[erlang-questions] refactoring a very large record
Jesper Louis Andersen
Thu Oct 20 17:19:36 CEST 2011
On Thu, Oct 20, 2011 at 16:21, Joel Reymont <joelr1@REDACTED> wrote:
> On Oct 20, 2011, at 3:14 PM, Jesper Louis Andersen wrote:
>> I always hesitate when I hear about large records of this size. If
>> they are only read, or mostly read, they tend to be fast. But they
>> don't support updates very well as it requires you to write a new
>> record object of size 80.
> Are you sure?
> Doesn't the record tuple keep pointers to each element and only updates changes the modified pointers on update?
Right, A record is a tuple. A tuple is a set of pointers to elements
(or tagged integers). When you update an element, a new tuple gets
written. This new tuple copies all pointers from the old one and
updates the pointers for newly written elements. This is necessary due
to persistence. The number of pointer-words copied is proportional to
the tuple size. You can avoid a lot of those copies by make the tuple
more tree-structural as fewer words then has to be copied upon update.
The trick is to find out what parts of the tuple belong together and
then push those out in auxiliary subtuples.
>> I rarely access the record
>> directly, but I export "views" of the data in the record which i can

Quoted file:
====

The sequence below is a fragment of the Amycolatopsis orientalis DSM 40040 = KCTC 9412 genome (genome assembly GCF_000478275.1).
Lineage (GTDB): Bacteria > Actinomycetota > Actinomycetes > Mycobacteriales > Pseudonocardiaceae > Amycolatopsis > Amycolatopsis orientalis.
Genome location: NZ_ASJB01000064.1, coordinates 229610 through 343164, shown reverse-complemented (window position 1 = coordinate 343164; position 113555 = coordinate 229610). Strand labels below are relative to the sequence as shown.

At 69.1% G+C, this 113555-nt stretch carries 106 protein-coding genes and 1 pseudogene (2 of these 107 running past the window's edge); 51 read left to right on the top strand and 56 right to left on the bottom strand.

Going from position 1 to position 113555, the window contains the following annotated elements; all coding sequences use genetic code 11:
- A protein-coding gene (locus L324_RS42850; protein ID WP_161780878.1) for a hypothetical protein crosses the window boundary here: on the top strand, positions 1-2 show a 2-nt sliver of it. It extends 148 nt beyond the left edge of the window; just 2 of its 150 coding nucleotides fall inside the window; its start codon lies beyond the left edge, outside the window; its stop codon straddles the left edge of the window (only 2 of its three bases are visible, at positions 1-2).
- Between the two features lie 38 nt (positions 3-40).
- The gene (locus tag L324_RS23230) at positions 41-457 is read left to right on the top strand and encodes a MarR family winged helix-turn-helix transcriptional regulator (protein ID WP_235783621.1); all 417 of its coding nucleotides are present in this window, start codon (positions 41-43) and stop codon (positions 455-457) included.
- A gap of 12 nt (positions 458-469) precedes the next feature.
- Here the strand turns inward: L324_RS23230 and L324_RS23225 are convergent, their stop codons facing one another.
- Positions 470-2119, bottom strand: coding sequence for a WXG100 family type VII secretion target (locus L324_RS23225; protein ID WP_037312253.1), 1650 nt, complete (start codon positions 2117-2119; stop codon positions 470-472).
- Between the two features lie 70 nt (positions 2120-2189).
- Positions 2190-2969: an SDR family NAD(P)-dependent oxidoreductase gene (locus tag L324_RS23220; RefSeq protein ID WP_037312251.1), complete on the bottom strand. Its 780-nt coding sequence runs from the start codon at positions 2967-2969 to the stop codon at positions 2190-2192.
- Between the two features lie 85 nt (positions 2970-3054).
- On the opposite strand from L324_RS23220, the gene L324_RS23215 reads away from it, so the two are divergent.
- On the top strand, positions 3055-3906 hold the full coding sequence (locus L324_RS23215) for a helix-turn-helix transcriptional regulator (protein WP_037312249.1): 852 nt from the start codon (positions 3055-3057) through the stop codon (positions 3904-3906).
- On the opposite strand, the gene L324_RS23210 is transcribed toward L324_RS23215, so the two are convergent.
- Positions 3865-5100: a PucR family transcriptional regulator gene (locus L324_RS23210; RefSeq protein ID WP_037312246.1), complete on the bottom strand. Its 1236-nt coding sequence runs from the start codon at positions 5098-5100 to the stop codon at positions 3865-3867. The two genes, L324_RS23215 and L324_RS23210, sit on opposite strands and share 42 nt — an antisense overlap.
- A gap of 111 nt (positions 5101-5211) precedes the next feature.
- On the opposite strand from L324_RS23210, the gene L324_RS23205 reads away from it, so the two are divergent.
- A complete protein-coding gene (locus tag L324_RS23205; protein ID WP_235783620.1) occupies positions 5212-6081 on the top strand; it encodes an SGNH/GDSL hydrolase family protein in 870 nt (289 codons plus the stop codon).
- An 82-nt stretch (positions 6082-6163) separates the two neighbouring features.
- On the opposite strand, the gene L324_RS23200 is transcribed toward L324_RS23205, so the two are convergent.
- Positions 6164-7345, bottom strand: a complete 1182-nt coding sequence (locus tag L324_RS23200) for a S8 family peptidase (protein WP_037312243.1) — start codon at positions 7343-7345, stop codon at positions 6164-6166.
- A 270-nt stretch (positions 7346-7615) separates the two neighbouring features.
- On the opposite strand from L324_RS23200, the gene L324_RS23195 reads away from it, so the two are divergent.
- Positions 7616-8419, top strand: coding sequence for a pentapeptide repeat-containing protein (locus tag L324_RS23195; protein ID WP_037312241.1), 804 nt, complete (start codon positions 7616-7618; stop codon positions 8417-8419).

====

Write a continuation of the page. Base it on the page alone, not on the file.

>> pattern match on outside.
> What does this mean?
> I thought that by making the record opaque you lose the ability to pattern-match on it.
You do. But you can create a function inside the module of the record
and it can access the tuple. That function has a return value. That
return value can be pattern matched on. That is, the function "views"
the tuple in another light which is ripe for pattern matching.
>> Another viable option is to make the 80-record tuple into a process.
>> Then one can move some of the work to the tuple itself rather than
>> querying for it and then acting upon it locally in processes.
> Message passing was 10x slower than function calls last time I checked ;-).
So, if your process can do work such that you only need to query
1/10th of the time your normally would, the option is viable. If it
can do work such that it is 1/100th the queries, it could be 10 times
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